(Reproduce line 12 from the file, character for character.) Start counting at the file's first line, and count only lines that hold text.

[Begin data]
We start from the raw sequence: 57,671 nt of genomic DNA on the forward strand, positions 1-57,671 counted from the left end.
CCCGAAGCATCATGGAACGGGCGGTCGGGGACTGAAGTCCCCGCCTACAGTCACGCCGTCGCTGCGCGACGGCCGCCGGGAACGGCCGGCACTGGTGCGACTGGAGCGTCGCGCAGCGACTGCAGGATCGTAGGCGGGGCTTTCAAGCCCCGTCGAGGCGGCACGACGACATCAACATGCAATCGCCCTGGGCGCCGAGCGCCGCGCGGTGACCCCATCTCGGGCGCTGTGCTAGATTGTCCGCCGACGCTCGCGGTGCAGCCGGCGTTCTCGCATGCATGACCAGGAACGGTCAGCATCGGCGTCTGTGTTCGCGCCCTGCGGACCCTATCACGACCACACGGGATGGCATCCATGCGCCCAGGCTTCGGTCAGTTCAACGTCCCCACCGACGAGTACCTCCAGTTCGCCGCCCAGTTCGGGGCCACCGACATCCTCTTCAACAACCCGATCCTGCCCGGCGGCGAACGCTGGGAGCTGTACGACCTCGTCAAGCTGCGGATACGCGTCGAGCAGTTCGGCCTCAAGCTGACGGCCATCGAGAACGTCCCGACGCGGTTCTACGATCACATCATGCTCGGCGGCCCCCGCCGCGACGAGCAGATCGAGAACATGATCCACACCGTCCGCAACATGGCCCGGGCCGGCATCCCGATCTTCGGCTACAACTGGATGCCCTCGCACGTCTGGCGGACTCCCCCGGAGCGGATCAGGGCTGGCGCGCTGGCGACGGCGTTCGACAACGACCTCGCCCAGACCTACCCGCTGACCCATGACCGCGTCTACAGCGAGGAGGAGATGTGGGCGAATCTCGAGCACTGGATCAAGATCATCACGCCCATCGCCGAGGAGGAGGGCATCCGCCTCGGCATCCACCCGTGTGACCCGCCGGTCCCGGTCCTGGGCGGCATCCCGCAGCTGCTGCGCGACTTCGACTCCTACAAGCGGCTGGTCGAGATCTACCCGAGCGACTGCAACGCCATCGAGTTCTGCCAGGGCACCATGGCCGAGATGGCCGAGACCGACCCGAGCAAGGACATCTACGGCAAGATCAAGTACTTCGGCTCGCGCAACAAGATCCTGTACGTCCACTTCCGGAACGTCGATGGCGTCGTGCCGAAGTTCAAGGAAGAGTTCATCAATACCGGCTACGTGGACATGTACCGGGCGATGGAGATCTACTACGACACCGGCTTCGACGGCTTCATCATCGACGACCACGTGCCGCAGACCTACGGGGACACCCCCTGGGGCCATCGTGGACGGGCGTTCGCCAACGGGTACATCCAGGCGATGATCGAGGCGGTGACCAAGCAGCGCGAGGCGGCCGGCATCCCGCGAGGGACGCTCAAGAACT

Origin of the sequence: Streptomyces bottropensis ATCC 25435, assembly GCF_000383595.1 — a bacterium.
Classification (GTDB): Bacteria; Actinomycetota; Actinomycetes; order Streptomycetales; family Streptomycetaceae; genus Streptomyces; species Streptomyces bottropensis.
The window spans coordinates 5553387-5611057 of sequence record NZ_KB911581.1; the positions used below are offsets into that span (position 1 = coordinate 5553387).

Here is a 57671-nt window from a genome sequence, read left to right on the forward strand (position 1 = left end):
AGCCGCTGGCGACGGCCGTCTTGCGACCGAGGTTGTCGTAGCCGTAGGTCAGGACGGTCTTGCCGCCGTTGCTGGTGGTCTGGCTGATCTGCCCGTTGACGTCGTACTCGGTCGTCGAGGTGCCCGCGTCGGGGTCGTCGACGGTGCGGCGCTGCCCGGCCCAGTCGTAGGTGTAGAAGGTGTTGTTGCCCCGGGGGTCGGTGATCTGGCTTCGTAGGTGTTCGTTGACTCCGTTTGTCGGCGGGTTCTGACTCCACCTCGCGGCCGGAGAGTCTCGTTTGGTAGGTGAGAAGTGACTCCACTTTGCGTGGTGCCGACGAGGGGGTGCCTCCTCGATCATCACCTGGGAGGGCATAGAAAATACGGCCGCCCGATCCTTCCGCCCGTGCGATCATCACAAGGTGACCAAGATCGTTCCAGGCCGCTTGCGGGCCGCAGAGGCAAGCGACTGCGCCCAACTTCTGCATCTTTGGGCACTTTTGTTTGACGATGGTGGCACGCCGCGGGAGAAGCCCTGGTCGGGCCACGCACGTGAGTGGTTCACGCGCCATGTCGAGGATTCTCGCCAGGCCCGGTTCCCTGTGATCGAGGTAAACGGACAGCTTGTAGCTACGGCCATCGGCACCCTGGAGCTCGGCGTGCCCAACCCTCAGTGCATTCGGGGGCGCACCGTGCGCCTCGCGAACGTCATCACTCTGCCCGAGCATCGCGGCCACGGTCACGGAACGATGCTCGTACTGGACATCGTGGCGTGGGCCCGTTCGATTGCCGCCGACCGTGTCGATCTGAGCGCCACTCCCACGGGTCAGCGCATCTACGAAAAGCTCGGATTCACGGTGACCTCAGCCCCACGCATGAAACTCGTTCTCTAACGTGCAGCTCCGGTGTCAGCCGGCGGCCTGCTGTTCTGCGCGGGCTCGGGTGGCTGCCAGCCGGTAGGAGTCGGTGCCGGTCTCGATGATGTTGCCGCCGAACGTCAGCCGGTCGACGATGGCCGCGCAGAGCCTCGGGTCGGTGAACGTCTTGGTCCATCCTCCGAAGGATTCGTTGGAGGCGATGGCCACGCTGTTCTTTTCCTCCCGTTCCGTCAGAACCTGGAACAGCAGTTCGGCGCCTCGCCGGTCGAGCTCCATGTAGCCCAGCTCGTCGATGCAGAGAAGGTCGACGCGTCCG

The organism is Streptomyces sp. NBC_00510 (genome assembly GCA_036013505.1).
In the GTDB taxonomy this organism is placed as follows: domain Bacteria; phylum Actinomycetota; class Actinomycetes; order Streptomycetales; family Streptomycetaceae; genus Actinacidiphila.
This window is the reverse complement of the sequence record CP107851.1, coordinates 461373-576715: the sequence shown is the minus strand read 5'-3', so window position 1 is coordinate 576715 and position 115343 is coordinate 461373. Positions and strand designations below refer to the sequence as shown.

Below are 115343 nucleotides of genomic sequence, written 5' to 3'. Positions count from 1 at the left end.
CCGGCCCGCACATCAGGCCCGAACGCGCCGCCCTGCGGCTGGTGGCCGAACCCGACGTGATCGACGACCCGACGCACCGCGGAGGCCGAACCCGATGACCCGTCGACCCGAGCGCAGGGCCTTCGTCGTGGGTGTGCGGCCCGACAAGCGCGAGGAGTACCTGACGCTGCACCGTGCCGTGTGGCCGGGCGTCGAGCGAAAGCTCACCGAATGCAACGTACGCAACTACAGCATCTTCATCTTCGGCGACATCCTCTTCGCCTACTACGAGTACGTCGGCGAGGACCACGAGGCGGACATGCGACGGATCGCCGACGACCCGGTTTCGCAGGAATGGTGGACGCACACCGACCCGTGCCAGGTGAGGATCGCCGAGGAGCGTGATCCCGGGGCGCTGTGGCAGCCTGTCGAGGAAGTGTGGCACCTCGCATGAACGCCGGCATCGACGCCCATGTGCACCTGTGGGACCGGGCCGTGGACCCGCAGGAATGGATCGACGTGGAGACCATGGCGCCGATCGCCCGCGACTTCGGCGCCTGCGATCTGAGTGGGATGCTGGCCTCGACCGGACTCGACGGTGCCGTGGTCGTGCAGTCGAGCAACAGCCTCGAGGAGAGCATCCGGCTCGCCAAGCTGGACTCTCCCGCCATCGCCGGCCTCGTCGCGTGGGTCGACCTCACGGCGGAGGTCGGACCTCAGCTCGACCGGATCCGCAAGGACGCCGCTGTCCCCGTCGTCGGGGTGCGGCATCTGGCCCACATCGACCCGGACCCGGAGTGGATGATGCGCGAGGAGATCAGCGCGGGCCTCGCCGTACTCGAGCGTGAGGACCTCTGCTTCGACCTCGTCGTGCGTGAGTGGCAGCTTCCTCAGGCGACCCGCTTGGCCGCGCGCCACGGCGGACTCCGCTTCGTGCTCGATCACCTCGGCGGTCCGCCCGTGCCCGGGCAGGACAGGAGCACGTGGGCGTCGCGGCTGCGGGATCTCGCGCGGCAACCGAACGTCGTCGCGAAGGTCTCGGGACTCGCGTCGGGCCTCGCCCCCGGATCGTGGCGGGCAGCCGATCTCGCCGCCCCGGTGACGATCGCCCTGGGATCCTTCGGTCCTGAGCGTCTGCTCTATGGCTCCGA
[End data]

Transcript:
CCGGCCCGCACATCAGGCCCGAACGCGCCGCCCTGCGGCTGGTGGCCGAACCCGACGTGATCGACGACCCGACGCACCGCGGAGGCCGAACCCGATGACCCGTCGACCCGAGCGCAGGGCCTTCGTCGTGGGTGTGCGGCCCGACAAGCGCGAGGAGTACCTGACGCTGCACCGTGCCGTGTGGCCGGGCGTCGAGCGAAAGCTCACCGAATGCAACGTACGCAACTACAGCATCTTCATCTTCGGCGACATCCTCTTCGCCTACTACGAGTACGTCGGCGAGGACCACGAGGCGGACATGCGACGGATCGCCGACGACCCGGTTTCGCAGGAATGGTGGACGCACACCGACCCGTGCCAGGTGAGGATCGCCGAGGAGCGTGATCCCGGGGCGCTGTGGCAGCCTGTCGAGGAAGTGTGGCACCTCGCATGAACGCCGGCATCGACGCCCATGTGCACCTGTGGGACCGGGCCGTGGACCCGCAGGAATGGATCGACGTGGAGACCATGGCGCCGATCGCCCGCGACTTCGGCGCCTGCGATCTGAGTGGGATGCTGGCCTCGACCGGACTCGACGGTGCCGTGGTCGTGCAGTCGAGCAACAGCCTCGAGGAGAGCATCCGGCTCGCCAAGCTGGACTCTCCCGCCATCGCCGGCCTCGTCGCGTGGGTCGACCTCACGGCGGAGGTCGGACCTCAGCTCGACCGGATCCGCAAGGACGCCGCTGTCCCCGTCGTCGGGGTGCGGCATCTGGCCCACATCGACCCGGACCCGGAGTGGATGATGCGCGAGGAGATCAGCGCGGGCCTCGCCGTACTCGAGCGTGAGGACCTCTGCTTCGACCTCGTCGTGCGTGAGTGGCAGCTTCCTCAGGCGACCCGCTTGGCCGCGCGCCACGGCGGACTCCGCTTCGTGCTCGATCACCTCGGCGGTCCGCCCGTGCCCGGGCAGGACAGGAGCACGTGGGCGTCGCGGCTGCGGGATCTCGCGCGGCAACCGAACGTCGTCGCGAAGGTCTCGGGACTCGCGTCGGGCCTCGCCCCCGGATCGTGGCGGGCAGCCGATCTCGCCGCCCCGGTGACGATCGCCCTGGGATCCTTCGGTCCTGAGCGTCTGCTCTATGGCTCCGA